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Whatever (1994)

by Michel Houellebecq

Other authors: See the other authors section.

MembersReviewsPopularityAverage ratingMentions
1,967336,138 (3.43)26
Just thirty, with a well-paid job, depression and no love life, the narrator and anti-hero par excellence of this grim, funny and clever novel smokes four packs of cigarettes a day and writes weird animal stories in his spare time. A computer programmer by day, he is tolerably content, until, that is, he's packed off with a colleague - the unimaginably ugly, sexually-frustrated virgin Raphael Tisserand - to train provincial civil servants in the use of a new computer system... A painfully realistic portrayal of the vanishing freedom of a world governed by science and by the empty rituals of daily life.… (more)
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English (21)  French (4)  Italian (4)  Catalan (2)  Dutch (1)  All languages (32)
Showing 1-5 of 21 (next | show all)
Very obviously a first novel, even though it shows signs of Houellebecq's later skill in analyzing what truly connects us to our fellow man. There's not nearly so much sex in this one, and the protagonist comes off as more overtly misogynistic than provocative, though to be fair he hates everyone. There's plenty of that classic Houellebecq-ian anomie and detachment from the world, but without a good plot to drive it along or any interesting conundrums to make you think much beyond "Gee, this guy really doesn't like his job", you just kind of watch the protagonist stagger along until the book ends. The non-ending in particular doesn't offer any sort of narrative or intellectual closure - it's all very well to observe that the world is full of dull and stupid people doing boring and meaningless things, but why bother to write about that unless you have something interesting to say about it? There's no science fiction, no art criticism, no social commentary, just chain-smoking, unpleasant bar-hopping, and being bad at your job. Overall this is basically a less funny and thoughtful, more pessimistic and nihilistic Office Space. I'm glad this wasn't my first Houellebecq. ( )
  aaronarnold | May 11, 2021 |
Wish I'd read this 10-15 years ago. Probably would have done if it wasn't for that god-awful cover - like the art for the 3rd single of a terrible BritPop band. Enjoyably angry. ( )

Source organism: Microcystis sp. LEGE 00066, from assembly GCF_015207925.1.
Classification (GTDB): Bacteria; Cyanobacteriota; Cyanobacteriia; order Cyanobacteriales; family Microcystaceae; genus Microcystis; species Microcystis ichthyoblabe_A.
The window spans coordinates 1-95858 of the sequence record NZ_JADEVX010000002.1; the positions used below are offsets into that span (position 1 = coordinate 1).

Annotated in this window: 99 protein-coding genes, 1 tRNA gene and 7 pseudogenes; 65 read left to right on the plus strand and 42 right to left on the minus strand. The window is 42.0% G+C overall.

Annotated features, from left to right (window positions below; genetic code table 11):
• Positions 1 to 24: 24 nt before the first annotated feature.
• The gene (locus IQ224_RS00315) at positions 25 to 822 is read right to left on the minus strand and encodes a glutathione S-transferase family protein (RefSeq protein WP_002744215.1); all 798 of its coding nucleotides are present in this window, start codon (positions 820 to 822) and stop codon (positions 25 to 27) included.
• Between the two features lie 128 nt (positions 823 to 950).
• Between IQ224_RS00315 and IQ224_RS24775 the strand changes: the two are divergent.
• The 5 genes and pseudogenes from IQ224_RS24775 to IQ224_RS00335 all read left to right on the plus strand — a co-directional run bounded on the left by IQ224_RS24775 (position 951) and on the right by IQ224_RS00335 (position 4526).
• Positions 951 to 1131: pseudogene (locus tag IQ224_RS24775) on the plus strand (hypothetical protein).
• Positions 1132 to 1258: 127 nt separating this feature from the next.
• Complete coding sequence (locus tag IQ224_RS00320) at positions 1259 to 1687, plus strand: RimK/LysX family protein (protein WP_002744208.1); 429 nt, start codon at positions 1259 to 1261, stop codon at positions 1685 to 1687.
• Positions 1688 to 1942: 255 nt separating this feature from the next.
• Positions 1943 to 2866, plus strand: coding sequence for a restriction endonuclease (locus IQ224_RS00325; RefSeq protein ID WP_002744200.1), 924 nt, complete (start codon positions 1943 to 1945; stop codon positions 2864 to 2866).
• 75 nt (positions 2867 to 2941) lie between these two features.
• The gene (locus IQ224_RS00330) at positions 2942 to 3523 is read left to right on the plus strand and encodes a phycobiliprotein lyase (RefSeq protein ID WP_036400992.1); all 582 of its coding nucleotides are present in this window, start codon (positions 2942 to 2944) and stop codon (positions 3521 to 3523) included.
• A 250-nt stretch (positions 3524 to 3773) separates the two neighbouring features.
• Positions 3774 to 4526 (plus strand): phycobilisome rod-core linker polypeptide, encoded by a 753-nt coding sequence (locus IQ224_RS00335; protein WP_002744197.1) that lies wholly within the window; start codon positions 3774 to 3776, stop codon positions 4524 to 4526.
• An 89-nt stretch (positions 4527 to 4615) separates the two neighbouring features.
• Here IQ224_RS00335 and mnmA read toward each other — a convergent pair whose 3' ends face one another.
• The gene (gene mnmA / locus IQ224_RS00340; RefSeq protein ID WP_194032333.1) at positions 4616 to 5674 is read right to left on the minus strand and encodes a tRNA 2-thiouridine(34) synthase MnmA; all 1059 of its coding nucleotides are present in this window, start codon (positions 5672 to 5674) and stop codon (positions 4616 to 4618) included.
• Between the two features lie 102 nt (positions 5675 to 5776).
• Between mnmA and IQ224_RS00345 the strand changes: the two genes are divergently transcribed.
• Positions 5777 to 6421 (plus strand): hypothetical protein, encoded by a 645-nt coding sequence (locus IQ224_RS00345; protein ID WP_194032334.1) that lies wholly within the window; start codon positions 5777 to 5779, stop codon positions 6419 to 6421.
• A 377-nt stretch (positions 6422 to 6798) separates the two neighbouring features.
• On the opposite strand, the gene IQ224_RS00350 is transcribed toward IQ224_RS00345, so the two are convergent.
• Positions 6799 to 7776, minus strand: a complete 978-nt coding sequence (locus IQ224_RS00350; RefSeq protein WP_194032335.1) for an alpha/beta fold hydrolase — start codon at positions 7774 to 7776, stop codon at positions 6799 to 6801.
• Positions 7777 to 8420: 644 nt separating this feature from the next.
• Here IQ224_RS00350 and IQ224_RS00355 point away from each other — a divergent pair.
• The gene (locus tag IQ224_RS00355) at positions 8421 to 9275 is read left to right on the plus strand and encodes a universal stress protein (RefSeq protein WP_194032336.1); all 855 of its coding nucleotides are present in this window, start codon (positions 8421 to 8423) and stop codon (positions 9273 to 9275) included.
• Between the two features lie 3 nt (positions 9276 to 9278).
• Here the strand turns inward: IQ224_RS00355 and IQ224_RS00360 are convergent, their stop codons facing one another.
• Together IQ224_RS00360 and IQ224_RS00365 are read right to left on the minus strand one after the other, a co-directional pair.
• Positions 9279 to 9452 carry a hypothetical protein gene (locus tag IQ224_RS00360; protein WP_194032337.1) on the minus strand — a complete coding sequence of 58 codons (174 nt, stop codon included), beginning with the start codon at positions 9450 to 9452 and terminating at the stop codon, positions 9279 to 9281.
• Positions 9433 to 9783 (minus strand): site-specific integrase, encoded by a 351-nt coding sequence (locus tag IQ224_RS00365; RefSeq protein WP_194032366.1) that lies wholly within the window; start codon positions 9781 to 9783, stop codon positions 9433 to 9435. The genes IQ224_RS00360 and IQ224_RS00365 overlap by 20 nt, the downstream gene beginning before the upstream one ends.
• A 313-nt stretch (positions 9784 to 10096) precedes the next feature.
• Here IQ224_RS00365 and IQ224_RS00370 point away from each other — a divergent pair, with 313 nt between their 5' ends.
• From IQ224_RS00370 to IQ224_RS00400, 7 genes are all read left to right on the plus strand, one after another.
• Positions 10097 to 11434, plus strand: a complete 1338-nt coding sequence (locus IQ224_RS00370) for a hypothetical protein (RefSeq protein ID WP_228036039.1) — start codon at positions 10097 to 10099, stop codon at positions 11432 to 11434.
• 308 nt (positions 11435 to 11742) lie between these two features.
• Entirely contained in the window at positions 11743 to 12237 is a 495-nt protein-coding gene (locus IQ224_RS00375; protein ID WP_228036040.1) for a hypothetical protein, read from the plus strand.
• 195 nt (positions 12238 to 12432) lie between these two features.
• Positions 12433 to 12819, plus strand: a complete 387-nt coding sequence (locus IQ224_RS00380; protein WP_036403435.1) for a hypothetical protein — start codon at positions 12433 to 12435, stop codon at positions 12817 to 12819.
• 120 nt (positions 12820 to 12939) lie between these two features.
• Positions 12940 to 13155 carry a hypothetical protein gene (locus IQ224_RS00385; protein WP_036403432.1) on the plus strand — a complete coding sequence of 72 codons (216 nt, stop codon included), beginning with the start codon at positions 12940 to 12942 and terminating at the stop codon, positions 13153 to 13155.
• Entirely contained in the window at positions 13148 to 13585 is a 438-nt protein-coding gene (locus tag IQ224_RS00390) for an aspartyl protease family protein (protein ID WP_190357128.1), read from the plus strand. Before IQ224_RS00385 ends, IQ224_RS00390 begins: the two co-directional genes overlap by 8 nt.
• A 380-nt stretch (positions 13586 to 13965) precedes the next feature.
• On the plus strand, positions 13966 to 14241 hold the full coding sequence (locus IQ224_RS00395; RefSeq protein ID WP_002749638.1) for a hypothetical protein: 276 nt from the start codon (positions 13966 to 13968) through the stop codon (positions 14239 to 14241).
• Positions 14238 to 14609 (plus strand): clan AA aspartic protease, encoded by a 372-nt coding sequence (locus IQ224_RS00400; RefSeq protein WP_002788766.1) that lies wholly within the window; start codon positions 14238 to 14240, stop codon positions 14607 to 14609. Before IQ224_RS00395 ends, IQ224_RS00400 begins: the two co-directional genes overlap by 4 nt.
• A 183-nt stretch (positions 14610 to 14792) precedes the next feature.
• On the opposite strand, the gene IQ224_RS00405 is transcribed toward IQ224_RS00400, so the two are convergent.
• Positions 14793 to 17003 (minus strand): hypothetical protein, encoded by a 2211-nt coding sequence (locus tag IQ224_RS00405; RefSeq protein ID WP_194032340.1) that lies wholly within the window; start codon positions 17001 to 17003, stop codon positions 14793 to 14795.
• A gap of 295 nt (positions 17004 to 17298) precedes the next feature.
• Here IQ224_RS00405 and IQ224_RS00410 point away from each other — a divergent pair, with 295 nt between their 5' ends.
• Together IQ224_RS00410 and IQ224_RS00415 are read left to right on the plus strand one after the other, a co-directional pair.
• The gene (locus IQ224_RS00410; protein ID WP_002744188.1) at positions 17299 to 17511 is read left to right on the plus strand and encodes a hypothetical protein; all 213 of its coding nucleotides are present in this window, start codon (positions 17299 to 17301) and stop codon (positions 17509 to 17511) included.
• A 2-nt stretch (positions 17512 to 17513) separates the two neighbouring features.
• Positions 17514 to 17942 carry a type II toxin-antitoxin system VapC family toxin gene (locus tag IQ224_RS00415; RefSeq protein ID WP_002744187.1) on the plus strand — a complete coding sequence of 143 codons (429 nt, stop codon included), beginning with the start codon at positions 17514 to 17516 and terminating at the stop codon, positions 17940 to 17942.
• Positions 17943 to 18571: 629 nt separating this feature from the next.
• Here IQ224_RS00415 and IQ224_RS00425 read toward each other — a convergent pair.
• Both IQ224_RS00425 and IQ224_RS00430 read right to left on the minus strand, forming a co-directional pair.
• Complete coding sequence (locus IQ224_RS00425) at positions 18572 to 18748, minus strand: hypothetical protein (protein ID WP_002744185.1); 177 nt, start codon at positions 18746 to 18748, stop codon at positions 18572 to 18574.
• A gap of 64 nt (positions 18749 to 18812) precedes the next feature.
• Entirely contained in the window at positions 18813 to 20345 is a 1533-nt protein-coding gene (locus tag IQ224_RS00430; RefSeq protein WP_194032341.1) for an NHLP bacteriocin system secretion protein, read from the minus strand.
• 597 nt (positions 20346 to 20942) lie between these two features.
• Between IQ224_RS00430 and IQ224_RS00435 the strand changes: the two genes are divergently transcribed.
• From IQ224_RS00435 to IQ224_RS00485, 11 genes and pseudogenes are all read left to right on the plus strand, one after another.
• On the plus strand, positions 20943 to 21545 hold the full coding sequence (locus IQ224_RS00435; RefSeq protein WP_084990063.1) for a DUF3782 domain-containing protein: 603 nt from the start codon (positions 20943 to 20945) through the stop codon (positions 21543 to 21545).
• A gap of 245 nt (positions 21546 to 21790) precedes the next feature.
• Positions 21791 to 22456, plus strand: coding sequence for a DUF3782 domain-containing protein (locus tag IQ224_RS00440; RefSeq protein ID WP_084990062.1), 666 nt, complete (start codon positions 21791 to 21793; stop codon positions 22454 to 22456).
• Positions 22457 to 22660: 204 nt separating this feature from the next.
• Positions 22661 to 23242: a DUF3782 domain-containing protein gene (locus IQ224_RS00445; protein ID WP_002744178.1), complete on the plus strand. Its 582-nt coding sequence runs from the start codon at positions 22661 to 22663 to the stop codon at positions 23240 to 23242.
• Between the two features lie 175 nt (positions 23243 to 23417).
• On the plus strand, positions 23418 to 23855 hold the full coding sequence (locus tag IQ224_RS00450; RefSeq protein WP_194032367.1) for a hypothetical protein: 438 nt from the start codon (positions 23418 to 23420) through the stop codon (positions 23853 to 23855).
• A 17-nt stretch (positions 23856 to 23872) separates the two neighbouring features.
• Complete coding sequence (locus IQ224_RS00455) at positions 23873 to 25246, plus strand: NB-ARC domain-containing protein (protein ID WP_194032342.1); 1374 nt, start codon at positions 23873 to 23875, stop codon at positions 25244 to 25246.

1 vote arewenotben | Jul 31, 2020 |
L'étranger in new, awful shape. Great, sick humour. ( )
  kaikai1 | May 10, 2020 |
bleak. worth reading ( )
  Alex_JN | Dec 16, 2019 |
Definitely his worst book. Lacks the pointed insight and humor of his later books, just the vile sexism and cynicism. While I respond to his other work with lots of reservations, this one isn't worth picking up. ( )
  triphopera | Apr 14, 2018 |
Showing 1-5 of 21 (next | show all)
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» Add other authors (21 possible)

Author nameRoleType of authorWork?Status
Michel Houellebecqprimary authorall editionscalculated
Haan, Martin deAfterwordsecondary authorsome editionsconfirmed
Haan, Martin deTranslatorsecondary authorsome editionsconfirmed
Hammond, PaulTranslatorsecondary authorsome editionsconfirmed
Keynäs, VilleTranslatorsecondary authorsome editionsconfirmed
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Friday evening I was invited to a party at a colleague from work's house.
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Just thirty, with a well-paid job, depression and no love life, the narrator and anti-hero par excellence of this grim, funny and clever novel smokes four packs of cigarettes a day and writes weird animal stories in his spare time. A computer programmer by day, he is tolerably content, until, that is, he's packed off with a colleague - the unimaginably ugly, sexually-frustrated virgin Raphael Tisserand - to train provincial civil servants in the use of a new computer system... A painfully realistic portrayal of the vanishing freedom of a world governed by science and by the empty rituals of daily life.

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